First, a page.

FAIRFIELD — The newly released contract for the first charter school in Maine has some unusual standards for the students, many of whom are already considered to be at a high risk of dropping out from a mainstream high school.

“The profile of our kids are those who are already frustrated with high school,” Glenn Cummings, president of the Maine Academy for Natural Sciences, said.

Cummings said that expectations for the incoming class of about 46 students are “high but reasonable.” The school expects to add approximately 20 students per year, reaching 150 students by 2016. The school opened last September, without the charter designation, with 21 students: 11 boarding and 10 day students.

“We tried to negotiate a contract that said, ‘let’s focus on student growth and completion, but not weight as much how they’re going to do immediately on standardized test scores.’ We don’t think they’re going to all of a sudden get an 800 on their SATs in math.”

The five-year charter contract, signed on Aug. 1, contains benchmarks for success that the school must meet to demonstrate that it is a reasonable alternative to mainstream public schools.

The school expects to have higher-than-average attendance, but lower-than-average test scores, for the upcoming school year.

With about half of the students living on campus, the school predicted that the attendance rate would be in excess of 93 percent.

Even though they will be attending a charter school, the academic proficiency rates on standardized tests will still be measured against the state levels.

Under the contract, the number of students who need to demonstrate proficiency on various subjects will be 20 percent below the state average for that year.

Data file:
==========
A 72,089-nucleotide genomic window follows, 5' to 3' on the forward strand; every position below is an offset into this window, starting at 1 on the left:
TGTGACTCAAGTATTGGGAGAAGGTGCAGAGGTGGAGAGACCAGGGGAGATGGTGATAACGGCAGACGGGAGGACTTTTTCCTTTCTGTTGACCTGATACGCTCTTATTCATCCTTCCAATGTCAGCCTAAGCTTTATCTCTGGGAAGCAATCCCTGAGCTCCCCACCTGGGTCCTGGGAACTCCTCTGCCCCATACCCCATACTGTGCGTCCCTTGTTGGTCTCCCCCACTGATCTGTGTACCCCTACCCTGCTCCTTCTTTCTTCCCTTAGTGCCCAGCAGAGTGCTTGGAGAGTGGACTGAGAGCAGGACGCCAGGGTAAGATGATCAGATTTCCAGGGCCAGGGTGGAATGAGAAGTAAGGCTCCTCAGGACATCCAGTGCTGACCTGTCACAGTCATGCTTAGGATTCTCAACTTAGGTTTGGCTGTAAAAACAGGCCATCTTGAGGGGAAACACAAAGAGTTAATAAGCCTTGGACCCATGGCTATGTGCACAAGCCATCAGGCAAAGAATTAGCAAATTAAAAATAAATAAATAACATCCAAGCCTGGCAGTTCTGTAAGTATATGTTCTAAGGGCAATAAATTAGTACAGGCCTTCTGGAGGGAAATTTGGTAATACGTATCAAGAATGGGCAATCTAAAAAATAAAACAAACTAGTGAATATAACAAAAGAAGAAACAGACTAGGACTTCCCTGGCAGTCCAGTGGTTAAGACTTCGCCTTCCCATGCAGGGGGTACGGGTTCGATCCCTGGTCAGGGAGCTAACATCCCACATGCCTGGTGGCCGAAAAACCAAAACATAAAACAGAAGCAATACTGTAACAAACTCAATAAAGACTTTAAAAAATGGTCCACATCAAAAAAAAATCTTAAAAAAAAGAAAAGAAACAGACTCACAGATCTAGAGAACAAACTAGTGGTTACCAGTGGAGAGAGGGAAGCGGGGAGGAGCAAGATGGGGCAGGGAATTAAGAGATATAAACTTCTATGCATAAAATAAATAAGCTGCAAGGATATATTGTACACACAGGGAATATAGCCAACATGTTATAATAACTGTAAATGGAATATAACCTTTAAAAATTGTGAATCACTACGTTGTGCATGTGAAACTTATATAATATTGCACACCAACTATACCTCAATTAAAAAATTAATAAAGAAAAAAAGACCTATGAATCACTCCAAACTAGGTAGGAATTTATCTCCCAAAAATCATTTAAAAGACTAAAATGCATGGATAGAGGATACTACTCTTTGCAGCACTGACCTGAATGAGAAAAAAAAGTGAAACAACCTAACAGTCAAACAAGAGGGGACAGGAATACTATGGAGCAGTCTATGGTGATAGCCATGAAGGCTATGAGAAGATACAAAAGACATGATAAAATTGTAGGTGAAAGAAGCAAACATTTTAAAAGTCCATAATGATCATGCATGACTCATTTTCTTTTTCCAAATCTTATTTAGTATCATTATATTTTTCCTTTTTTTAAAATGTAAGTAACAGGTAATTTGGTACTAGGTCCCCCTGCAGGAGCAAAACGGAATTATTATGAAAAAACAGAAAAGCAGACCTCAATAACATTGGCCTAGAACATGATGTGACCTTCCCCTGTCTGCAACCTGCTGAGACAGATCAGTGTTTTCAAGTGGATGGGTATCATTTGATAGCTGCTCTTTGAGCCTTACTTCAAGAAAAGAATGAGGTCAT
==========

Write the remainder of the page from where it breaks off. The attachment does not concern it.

Graduation rates are another measure.

“The state average is about 81 percent between eighth grade and graduation,” Cummings said. “We marked ourselves down a little bit from that, but we still held a high standard. I think it’s 60 percent.”

The charter school application to the state, however, establishes higher goals than the contract mandates, targeting a 75 percent graduation rate.

The lower-than-average requirements reflect the target population that the school seeks to serve.

Cummings said that the student profile will conform to a long-held mission of Good Will-Hinckley, which operated a residential school for at-risk students for 121 years on the sprawling, 2,450-acre campus, before closing its core operations in the summer of 2009 because of financial problems.

“Our board has always wanted to work with students who needed a helping hand, students who needed a home but also had a desire for education and working on a farm and hard work,” Cummings said. “Our board really wanted to stay with that mission. We could have gone to a high-end environmental school.”

The charter school designation will allow the school to grow, he said.

The sale of some of the Good Will-Hinckley campus to the Kennebec Valley Community College gave another reason for hope.

When Good Will-Hinckley closed, about 100 employees were laid off. The academy has seven teachers.

“Between us and the community college, we have a good chance of bringing those 100 jobs back that were lost. That’s good news for the region,” said Cummings.

Education Director Troy Frost said that the school’s learning environment, which includes traditional farming and forestry activities, will help students achieve.

“These are students who are very capable,” Frost said. “They just want part of their day to be outdoors, using the environment as the classroom. They want to learn with their hands. A lot of the traditional public schools don’t offer that, at least not on a daily basis.”

The challenge, said Frost, is turning an experience in a greenhouse or the forest into higher test scores.

“Part of our schedule will be students taking that hands on learning and tying them to the standards,” Frost said.

Sept. 19 will mark the beginning of a two-week orientation on the campus, after which instruction will begin.

Matt Hongoltz-Hetling — 861-9287

[email protected]

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